Audi trains SA paramedics to disarm e-tron vehicles
The first-of-its-kind training programme aims to keep paramedics, fire services and passengers safe during rescue operations
Audi SA has concluded a training programme for 70 SA first responders hosted at their dealer training academy in Pretoria as part of its introduction of the fully electric Audi e-tron model range.
It’s a first-of-its-kind safety and education initiative for the local market.
“First responders, like paramedics and fire services, play a vital role in the safety and security of SA drivers, and with the growing transition towards e-mobility there was definitely an important responsibility on our part to bring these teams along our local EV [electric vehicle] transition or journey,” said Sascha Sauer, head of Audi SA.
The classroom and practical-based EV training aims to educate first responders on how to adequately and safely handle EV incidents. EVs can have up to 800V coursing through their internal parts and their electrical system could require deactivation before serious rescues such as cutting open the vehicle to extract passengers after an accident. Cutting the wrong cable could result in injury or fatalities for passengers and first responders.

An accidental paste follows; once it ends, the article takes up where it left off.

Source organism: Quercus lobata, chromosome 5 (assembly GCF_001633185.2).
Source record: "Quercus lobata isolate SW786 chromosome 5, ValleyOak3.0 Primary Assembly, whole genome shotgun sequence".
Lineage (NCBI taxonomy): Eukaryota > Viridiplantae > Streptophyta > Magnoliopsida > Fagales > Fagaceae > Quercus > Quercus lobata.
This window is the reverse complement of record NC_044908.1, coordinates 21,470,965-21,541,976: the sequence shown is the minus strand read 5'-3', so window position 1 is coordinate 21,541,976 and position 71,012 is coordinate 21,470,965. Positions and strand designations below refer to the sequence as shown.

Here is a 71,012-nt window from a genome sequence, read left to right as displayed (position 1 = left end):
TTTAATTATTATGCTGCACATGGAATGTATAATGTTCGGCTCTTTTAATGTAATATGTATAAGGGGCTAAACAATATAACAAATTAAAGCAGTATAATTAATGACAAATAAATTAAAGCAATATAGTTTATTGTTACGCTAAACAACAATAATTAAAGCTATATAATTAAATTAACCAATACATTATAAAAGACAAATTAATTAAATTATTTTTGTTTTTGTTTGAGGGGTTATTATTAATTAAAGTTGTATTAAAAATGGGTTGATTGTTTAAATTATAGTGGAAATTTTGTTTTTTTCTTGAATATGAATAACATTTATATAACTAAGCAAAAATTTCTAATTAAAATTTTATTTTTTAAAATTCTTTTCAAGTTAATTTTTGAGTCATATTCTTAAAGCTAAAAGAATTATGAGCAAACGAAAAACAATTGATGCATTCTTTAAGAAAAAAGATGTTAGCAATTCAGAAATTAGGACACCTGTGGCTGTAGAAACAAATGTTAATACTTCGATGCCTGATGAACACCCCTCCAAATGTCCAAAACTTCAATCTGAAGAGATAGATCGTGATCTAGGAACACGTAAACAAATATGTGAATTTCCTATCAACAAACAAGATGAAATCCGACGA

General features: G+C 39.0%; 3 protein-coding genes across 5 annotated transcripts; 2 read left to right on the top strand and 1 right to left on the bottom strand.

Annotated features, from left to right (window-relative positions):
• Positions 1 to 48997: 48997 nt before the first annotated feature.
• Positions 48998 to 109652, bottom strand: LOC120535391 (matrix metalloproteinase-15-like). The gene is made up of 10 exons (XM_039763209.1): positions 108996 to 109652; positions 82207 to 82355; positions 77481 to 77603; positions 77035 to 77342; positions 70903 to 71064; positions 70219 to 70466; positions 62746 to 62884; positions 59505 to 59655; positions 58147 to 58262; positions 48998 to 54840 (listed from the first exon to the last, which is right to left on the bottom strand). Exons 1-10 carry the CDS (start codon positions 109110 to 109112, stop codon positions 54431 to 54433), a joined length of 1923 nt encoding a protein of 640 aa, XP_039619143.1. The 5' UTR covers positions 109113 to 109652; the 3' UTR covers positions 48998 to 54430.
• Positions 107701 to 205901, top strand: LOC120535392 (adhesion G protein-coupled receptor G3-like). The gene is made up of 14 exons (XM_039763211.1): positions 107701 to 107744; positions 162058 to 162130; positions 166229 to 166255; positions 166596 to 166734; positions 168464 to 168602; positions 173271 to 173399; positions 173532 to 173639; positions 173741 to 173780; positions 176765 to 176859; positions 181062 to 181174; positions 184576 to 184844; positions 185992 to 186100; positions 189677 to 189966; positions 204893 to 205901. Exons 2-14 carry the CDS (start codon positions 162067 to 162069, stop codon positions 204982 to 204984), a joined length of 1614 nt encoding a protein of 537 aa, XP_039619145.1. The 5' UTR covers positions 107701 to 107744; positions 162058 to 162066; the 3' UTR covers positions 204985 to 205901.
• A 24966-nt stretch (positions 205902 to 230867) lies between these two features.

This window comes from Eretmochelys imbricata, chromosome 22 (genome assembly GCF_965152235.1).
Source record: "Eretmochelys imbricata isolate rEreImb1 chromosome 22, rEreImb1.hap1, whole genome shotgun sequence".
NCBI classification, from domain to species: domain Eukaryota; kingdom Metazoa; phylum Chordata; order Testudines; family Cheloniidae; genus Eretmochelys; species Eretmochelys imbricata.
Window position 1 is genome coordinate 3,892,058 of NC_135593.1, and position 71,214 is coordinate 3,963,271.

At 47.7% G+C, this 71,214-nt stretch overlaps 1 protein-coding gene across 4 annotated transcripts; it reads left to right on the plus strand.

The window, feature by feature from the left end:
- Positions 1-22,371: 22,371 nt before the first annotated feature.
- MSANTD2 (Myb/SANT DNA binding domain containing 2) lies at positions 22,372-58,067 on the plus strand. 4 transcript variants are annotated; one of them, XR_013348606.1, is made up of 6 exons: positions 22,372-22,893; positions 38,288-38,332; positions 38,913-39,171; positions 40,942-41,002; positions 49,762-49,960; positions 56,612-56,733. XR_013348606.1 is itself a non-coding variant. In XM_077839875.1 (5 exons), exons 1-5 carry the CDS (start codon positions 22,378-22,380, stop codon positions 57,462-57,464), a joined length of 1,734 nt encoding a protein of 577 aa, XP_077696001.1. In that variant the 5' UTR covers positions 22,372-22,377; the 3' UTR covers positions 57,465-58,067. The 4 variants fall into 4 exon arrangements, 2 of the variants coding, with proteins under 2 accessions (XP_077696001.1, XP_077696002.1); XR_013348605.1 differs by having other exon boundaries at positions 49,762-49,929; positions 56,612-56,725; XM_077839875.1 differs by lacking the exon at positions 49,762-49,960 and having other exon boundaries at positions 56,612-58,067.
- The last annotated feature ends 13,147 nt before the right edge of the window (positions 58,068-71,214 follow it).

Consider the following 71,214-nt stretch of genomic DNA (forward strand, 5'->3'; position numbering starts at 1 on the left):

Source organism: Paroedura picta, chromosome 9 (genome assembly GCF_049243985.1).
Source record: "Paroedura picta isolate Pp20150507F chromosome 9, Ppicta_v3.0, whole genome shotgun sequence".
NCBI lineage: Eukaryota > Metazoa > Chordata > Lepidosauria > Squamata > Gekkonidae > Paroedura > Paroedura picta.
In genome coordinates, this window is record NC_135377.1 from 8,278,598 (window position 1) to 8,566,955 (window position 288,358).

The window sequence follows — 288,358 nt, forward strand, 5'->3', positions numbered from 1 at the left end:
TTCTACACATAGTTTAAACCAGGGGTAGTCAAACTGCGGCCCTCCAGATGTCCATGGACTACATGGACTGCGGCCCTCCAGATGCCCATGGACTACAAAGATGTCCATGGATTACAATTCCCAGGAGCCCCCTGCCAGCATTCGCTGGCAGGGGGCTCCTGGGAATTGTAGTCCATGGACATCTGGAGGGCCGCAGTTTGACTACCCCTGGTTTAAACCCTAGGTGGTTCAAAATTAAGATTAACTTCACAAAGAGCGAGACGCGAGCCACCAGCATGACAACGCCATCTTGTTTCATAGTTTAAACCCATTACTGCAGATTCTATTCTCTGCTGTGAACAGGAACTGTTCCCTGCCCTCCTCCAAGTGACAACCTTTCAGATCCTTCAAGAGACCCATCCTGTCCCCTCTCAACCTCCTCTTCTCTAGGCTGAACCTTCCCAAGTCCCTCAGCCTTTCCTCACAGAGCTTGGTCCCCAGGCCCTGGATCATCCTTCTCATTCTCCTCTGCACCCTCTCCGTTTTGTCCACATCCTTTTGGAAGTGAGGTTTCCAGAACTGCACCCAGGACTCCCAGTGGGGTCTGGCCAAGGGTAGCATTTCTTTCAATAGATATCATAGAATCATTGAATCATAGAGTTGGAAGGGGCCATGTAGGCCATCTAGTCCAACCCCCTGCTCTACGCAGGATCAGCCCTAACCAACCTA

Director of fire services Thibedi Jappie Lengoabala, who also attended the course, reiterated the importance of such training. He recounted the early days of airbags that would explode mid-rescue and injure rescuers.
“With the arrival of more electric vehicles on our roads and across the country, the training of this nature was invaluable to our first responder teams. Thank you to Audi for exposing us to this new topic.
“Skilled and qualified personnel is key to all of this. Audi is proud to start the educational training process with our national fire and emergency services teams, helping to keep them and South Africans safe on the roads.”
Sauer said: “Understanding the basic EV construction and technicalities will empower emergency and fire services to react with confidence while saving lives, but also limiting as much damage as possible to the vehicle.”
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